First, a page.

As I thought about people in prison, I remembered years ago going with a friend to visit her son in prison. I remembered the uncomfortable feeling of being checked through all the various stations before being allowed to enter the visiting area where family and friends could visit with loved ones. I no longer felt I had any control over my life.
As I thought about the men and women incarcerated with long prison sentences, I reflected on all the freedoms we take for granted every day that are taken away from us when we enter prison.
In prison you are not free to come and go as you wish, you cannot choose what you will eat, you cannot choose the clothes you would like to wear or how you to decorate your “living” space. You lose your privacy, your sense of personal safety and security, your dignity and self respect. Rules for everything are governed by the laws of the prison and the laws of other inmates.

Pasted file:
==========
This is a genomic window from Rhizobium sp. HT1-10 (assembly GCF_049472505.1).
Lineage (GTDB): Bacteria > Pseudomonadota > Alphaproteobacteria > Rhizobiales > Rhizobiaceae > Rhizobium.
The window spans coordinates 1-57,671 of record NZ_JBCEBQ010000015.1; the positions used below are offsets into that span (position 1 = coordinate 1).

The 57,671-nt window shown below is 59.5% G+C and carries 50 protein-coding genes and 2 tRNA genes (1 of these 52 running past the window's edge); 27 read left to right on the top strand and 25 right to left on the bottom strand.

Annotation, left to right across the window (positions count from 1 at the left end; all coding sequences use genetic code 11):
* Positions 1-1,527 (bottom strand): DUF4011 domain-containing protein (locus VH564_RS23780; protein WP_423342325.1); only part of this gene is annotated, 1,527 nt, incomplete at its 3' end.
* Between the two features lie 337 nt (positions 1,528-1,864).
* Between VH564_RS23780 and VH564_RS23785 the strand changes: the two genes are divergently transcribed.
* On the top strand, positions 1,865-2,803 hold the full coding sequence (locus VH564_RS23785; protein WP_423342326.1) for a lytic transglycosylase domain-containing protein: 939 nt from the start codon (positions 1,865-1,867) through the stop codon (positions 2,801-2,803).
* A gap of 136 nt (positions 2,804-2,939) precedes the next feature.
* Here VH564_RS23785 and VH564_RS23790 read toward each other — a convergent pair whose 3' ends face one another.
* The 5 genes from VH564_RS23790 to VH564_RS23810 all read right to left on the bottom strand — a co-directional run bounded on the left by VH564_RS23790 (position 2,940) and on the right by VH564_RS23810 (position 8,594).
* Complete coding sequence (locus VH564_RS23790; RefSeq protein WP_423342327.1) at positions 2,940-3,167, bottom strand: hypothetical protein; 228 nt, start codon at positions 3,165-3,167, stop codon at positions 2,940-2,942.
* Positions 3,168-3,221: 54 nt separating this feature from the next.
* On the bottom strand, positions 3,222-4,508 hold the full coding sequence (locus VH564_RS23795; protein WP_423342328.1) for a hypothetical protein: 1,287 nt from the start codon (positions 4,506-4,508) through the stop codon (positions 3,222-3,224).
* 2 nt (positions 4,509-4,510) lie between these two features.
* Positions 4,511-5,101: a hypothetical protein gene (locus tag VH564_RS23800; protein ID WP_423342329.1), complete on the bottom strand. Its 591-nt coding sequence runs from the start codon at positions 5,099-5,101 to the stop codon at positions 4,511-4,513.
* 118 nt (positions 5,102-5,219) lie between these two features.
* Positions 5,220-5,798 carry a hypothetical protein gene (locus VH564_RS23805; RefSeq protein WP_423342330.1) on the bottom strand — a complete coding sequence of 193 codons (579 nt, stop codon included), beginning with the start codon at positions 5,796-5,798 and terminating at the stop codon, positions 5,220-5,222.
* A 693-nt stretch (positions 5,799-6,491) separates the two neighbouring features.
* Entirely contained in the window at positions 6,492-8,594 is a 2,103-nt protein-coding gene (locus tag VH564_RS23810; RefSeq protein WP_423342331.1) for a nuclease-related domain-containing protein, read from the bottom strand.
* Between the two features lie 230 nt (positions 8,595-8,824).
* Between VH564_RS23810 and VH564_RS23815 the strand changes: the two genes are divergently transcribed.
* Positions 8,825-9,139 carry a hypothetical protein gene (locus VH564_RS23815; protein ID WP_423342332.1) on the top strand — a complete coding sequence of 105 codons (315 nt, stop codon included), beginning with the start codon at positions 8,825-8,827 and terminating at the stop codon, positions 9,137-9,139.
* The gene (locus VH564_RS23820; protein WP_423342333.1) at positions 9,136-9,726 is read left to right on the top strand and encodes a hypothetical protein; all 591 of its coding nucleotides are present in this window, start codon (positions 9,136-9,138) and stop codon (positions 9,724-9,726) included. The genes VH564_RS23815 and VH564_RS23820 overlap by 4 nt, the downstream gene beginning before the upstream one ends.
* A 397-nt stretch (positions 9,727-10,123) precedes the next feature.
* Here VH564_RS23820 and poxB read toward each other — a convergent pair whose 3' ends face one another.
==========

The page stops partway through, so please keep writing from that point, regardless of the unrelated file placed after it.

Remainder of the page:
As I thought and prayed during that half hour, I was struck by the thought of how often we imprison ourselves with unrealistic fears and anxieties, cares and worries.
We imprison ourselves when we choose to see only the worst and never balance it with the good. We imprison ourselves when we spend more time blaming others, remaining a victim instead of meeting life’s struggles head on. We imprison ourselves when we continue to maintain a sense of powerlessness and lack of worth.
We can choose to look at life as an opportunity even in the worst scenarios. We can choose to believe the sun still shines even when it is pouring rain. We can choose to believe there is always something good we can accomplish each day. We can choose to replace negative thinking with statements of hope and trust and belief.
We hold the key to our own personal prison cells. Sometimes it feels safer remaining locked up behind our walls of fear instead of stepping out, challenging old lifestyles and ways of thinking, and healing old wounds.
But in the process we are giving up who we were meant to be. Only when we face our fears head on will we be free from their imprisonment.
©2013 Marlene Anderson